Last weekend, the light at the end of the lockdown tunnel shone slightly brighter as the Prime Minister allowed more businesses in England to reopen in a Covid-secure way. Saturday, July 4 – dubbed “Super Saturday” – was the Independence Day the country had been waiting for: a taste of liberty after varying degrees of lockdown. A list that included effective ‘air corridors’ had been published, enabling summer holidays abroad, social distancing was reduced to one metre-plus, pubs poured pints and hairdressers fashioned the latest post-corona barnets.
Major sections of the hospitality and leisure industries reopened in what was the biggest return to freedom since the country went into full-scale lockdown on March 23. For many hotels across England this was excellent news, until the PM’s address on June 23 when he said: “‘Close proximity’ venues such as nightclubs, soft-play areas, indoor gyms, swimming pools, water parks, bowling alleys and spas will need to remain closed for now.”
The government’s decision to keep spa and wellness facilities closed was a further blow for the industry and felt like a “kick in the stomach” for experts such as Abi Selby, founder of Spabreaks.com and board member for the UK Spa Association (UKSA), who heard the bad news the day those infamous images of crowds on Bournemouth beach surfaced.
There was little explanation from the government other than its lack of confidence in (the rest of) the sector’s ability to operate in a Covid-secure way (despite the World Health Organisation stating that indoor swimming pools are safe and other countries opening spa services, facilities, and gyms).
I spoke to Helena Grzesk, general manager of UKSA, who told me there was no reason to think spas would not reopen on July 4 because the guidelines covering hairdressers came out at the same time. She argued safe hygiene practices are operated in spas, gyms and nail salons to the standards to which now-open hairdressers, podiatrists and chiropractors, also “close proximity venues”, operate.
“It’s great to see the hair industry getting back to work, it can only put us in good stead really,” she said. “But even if we take away that element there are so many different sectors now back to work who really are so mirrored in parallel to what we do. I think that’s where it’s been a struggle.
“It just seemed like a senseless decision and I don’t think it was backed with any fact other than a bit of a ‘let’s split it and do hair and beauty’. I don’t think there’s any bigger decision beyond that.”
There are more than 900 spa and wellness businesses in the UK, which generate £2.1 billion and employ 45,000 people. According to the UKSA, a third of spas and spa hotels face closure unless they are allowed to reopen this month. This will have a significant impact on hotels who rely on spa and leisure guests to book rooms.
Selby told me that Spabreaks.com has had to pivot from selling spa trips to room-only packages. Pre-Covid they were sending 7,000 people a week to spas (they work with 700 across the UK) and now 80 hotels can only offer accommodation. “People are desperate to come on to the site but they can’t book anything because there’s nothing to book,” she said. “We’ve had to open up a whole new area of the site, Simply Escape, for hotel stays so we can continue to support the hotels while they’re waiting for their spas to reopen.”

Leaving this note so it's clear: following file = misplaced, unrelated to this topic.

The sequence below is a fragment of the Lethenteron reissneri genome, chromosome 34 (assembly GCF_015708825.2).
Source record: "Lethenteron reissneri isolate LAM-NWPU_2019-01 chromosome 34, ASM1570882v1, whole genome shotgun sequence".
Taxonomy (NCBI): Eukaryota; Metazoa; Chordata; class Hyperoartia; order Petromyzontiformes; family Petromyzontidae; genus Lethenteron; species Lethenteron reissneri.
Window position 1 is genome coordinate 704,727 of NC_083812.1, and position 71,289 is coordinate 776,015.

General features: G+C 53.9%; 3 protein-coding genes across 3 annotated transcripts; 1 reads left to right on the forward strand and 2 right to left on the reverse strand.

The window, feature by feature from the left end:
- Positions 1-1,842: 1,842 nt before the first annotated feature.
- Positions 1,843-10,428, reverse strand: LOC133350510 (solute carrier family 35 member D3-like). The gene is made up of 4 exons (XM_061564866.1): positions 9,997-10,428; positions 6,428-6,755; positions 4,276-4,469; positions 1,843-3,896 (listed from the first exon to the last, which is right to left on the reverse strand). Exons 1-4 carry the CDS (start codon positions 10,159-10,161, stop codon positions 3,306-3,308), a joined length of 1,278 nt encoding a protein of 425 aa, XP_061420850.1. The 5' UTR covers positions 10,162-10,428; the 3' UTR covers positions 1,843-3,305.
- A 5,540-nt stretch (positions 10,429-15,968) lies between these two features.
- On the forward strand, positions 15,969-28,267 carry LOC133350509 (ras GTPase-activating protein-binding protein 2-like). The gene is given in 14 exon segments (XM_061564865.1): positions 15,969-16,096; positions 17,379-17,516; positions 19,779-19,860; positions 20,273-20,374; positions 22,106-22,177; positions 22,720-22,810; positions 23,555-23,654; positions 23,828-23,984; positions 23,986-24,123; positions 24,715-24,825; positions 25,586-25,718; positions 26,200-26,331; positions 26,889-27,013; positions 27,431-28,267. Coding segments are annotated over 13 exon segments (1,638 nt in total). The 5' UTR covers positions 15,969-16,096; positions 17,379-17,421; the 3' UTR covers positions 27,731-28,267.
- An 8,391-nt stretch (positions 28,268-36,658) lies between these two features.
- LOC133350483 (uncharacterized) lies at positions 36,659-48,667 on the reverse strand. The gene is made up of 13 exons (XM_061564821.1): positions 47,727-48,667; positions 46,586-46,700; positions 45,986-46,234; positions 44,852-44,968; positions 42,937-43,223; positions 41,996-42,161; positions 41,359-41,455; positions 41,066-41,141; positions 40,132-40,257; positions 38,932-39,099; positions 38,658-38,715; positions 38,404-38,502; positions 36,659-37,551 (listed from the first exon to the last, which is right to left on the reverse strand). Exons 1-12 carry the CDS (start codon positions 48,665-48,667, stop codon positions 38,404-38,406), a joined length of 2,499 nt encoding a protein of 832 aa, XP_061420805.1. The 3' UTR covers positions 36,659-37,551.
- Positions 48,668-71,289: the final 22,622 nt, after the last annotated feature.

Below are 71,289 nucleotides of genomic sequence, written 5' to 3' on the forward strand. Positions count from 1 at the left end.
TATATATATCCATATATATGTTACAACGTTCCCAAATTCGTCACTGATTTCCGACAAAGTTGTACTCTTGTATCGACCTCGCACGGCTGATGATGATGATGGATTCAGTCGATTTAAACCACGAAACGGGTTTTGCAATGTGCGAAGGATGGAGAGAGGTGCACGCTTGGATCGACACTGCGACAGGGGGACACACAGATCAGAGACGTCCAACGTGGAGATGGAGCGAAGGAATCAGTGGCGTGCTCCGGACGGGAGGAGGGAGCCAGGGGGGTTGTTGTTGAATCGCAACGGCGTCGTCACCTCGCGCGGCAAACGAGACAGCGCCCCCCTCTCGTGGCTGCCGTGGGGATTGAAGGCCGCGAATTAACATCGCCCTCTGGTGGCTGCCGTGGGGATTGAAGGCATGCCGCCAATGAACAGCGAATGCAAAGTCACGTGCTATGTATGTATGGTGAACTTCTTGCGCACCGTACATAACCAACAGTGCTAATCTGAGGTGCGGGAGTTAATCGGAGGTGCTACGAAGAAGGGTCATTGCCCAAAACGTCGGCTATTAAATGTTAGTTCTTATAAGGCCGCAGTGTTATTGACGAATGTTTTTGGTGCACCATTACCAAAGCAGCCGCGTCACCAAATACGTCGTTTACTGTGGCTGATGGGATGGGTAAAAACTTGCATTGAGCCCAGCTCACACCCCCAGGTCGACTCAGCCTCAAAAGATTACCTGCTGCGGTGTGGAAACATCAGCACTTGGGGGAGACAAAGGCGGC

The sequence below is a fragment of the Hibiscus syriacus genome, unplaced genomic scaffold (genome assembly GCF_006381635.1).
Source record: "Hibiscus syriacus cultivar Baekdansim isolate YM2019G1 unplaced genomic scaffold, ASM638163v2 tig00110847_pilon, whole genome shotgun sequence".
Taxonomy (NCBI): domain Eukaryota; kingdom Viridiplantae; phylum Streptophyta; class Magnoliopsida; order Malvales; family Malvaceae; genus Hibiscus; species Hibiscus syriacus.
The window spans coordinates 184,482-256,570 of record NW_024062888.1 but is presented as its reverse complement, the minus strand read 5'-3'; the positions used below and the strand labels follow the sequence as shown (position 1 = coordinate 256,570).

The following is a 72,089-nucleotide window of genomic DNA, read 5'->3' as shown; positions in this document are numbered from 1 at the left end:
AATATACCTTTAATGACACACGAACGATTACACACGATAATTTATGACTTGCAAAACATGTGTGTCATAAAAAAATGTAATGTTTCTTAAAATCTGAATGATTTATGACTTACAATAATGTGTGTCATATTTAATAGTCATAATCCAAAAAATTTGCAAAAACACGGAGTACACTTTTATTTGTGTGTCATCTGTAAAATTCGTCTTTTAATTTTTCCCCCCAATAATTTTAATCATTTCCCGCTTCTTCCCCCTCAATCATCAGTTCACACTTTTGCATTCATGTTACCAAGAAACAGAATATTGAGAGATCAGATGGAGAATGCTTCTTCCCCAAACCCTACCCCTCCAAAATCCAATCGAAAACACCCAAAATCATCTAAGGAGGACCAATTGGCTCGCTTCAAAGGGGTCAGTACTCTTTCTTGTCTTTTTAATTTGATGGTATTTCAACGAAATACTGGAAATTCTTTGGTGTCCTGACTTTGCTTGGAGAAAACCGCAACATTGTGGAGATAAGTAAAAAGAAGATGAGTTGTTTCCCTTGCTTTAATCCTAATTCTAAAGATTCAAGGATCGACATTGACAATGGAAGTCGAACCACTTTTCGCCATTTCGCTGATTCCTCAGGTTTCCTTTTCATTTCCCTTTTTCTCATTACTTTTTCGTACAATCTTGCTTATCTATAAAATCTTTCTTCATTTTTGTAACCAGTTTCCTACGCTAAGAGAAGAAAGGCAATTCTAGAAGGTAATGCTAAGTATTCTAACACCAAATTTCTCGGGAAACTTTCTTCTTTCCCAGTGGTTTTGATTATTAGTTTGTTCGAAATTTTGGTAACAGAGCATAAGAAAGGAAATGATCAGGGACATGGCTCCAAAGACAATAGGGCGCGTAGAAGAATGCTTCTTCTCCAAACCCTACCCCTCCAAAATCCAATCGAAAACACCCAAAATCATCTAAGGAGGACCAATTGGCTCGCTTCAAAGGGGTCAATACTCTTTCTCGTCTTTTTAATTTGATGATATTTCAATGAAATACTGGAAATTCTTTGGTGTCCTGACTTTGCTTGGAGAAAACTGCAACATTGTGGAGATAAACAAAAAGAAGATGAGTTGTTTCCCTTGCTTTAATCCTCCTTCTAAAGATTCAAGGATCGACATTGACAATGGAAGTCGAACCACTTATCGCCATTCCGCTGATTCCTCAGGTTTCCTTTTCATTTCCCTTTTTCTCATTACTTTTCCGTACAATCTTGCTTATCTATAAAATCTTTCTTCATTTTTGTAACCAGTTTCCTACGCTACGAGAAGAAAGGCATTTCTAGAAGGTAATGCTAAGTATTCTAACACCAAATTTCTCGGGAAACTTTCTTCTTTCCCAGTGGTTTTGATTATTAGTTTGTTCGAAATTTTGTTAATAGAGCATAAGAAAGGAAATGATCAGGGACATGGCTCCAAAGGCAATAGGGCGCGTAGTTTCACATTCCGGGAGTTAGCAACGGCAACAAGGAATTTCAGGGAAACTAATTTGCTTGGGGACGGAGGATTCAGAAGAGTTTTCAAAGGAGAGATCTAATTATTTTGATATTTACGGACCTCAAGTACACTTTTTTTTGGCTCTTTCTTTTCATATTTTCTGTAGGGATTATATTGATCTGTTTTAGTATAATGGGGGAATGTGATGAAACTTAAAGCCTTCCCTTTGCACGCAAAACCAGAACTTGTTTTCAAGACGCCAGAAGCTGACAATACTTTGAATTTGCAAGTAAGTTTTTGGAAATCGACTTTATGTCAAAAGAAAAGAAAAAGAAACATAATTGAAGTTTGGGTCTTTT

As I write this, I can hear my neighbour, who is a personal trainer, holding some sort of online fitness class in the flat next door. He’s shouting words of encouragement while the glasses in my kitchen ring every time he jumps. Two other neighbours – from the flats below – are banging on the door complaining.
With gyms and spas closed, people have had to be creative with how they manage their mental health and wellbeing. I myself have completed the Couch to 5k plan – along with more than 858,000 people who downloaded the app between March and the end of June – but my fiance is climbing the walls to get back to his fitness centre.
Grzesk argues that spas and fitness centres are important for people’s wellbeing. “People have been locked away now with little contact […] people have been through a lot, no one I’ve spoken to during this time has not had difficult days, has not shed a tear, has not experienced frustration or upset.
“The government has chosen to leave all the facilities around [England] that could potentially support [people with] that closed until the very end.
“They’ve chosen to open restaurants and takeaways and pubs first, and I can’t begin to reason or make logic around that decision.”
She puts this down to a lack of understanding about the sector, admonishing the view that it’s seen as “pink and fluffy and superficial” and that all they do is “paint nails”. “It actually runs so much deeper,” she said. “And I’ve found that really frustrating through this process, that lack of genuine understanding of the benefits. It’s not just about the physical appearance, it’s so much deeper than that.”
UKSA, a not-for-profit trade association that champions UK health, social and economic wellness and wellbeing, sent a letter to the Prime Minister lobbying the government to reopen the rest of the beauty and wellness sector in the UK. At the moment there is no fixed date other than “a few weeks”.
If it’s not soon, I shall legally board a plane to Mallorca. I shall book a room at Hotel Fontsanta, splash about for a bit in the large thermal pool, decompress in the steam room, book a massage of some sort, and stay in a terrace suite designed by Antoni Esteva. Then I shall jump back on a plane to the UK as if it was the most normal thing in the world, save for a pocketful of face masks and some hand-san. But I’d really rather not for the sake of a few moments of peace and quiet – I’d rather just stay here and use the spa down the road.